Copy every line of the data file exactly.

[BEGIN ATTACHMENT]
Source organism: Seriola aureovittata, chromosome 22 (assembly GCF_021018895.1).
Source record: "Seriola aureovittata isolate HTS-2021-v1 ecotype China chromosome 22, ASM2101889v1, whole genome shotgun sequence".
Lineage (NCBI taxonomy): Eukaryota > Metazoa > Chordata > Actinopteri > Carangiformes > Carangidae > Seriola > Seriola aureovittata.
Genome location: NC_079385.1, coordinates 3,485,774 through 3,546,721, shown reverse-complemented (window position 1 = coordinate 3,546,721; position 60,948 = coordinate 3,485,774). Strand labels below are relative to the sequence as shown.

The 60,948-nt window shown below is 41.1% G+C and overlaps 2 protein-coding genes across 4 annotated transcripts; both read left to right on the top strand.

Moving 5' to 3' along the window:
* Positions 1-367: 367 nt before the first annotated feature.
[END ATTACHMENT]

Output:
Source organism: Seriola aureovittata, chromosome 22 (assembly GCF_021018895.1).
Source record: "Seriola aureovittata isolate HTS-2021-v1 ecotype China chromosome 22, ASM2101889v1, whole genome shotgun sequence".
Lineage (NCBI taxonomy): Eukaryota > Metazoa > Chordata > Actinopteri > Carangiformes > Carangidae > Seriola > Seriola aureovittata.
Genome location: NC_079385.1, coordinates 3,485,774 through 3,546,721, shown reverse-complemented (window position 1 = coordinate 3,546,721; position 60,948 = coordinate 3,485,774). Strand labels below are relative to the sequence as shown.

The 60,948-nt window shown below is 41.1% G+C and overlaps 2 protein-coding genes across 4 annotated transcripts; both read left to right on the top strand.

Moving 5' to 3' along the window:
* Positions 1-367: 367 nt before the first annotated feature.